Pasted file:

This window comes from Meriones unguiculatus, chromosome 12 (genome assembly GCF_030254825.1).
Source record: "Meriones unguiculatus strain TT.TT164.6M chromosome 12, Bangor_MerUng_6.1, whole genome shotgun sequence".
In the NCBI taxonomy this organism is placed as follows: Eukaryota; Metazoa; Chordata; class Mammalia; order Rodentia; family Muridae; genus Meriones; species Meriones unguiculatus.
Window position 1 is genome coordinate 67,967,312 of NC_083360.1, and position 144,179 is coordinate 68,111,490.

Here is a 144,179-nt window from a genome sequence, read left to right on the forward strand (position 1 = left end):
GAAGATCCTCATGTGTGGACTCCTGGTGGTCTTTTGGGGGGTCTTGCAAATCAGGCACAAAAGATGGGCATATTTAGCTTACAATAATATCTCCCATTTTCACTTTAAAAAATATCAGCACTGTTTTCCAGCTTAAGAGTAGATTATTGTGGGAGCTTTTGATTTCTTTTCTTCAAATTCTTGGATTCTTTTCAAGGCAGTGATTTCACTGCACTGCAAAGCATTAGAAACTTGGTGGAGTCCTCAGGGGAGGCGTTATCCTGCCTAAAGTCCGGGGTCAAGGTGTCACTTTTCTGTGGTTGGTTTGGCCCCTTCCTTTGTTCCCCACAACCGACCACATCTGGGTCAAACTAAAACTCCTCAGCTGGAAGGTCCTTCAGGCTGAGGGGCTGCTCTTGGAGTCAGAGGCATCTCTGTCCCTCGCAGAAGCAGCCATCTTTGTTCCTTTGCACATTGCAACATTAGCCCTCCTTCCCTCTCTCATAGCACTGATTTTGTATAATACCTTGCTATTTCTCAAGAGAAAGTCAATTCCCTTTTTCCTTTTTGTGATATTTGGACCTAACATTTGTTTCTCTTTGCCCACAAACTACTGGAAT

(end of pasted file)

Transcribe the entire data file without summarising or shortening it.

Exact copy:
This window comes from Meriones unguiculatus, chromosome 12 (genome assembly GCF_030254825.1).
Source record: "Meriones unguiculatus strain TT.TT164.6M chromosome 12, Bangor_MerUng_6.1, whole genome shotgun sequence".
In the NCBI taxonomy this organism is placed as follows: Eukaryota; Metazoa; Chordata; class Mammalia; order Rodentia; family Muridae; genus Meriones; species Meriones unguiculatus.
Window position 1 is genome coordinate 67,967,312 of NC_083360.1, and position 144,179 is coordinate 68,111,490.

Here is a 144,179-nt window from a genome sequence, read left to right on the forward strand (position 1 = left end):
GAAGATCCTCATGTGTGGACTCCTGGTGGTCTTTTGGGGGGTCTTGCAAATCAGGCACAAAAGATGGGCATATTTAGCTTACAATAATATCTCCCATTTTCACTTTAAAAAATATCAGCACTGTTTTCCAGCTTAAGAGTAGATTATTGTGGGAGCTTTTGATTTCTTTTCTTCAAATTCTTGGATTCTTTTCAAGGCAGTGATTTCACTGCACTGCAAAGCATTAGAAACTTGGTGGAGTCCTCAGGGGAGGCGTTATCCTGCCTAAAGTCCGGGGTCAAGGTGTCACTTTTCTGTGGTTGGTTTGGCCCCTTCCTTTGTTCCCCACAACCGACCACATCTGGGTCAAACTAAAACTCCTCAGCTGGAAGGTCCTTCAGGCTGAGGGGCTGCTCTTGGAGTCAGAGGCATCTCTGTCCCTCGCAGAAGCAGCCATCTTTGTTCCTTTGCACATTGCAACATTAGCCCTCCTTCCCTCTCTCATAGCACTGATTTTGTATAATACCTTGCTATTTCTCAAGAGAAAGTCAATTCCCTTTTTCCTTTTTGTGATATTTGGACCTAACATTTGTTTCTCTTTGCCCACAAACTACTGGAAT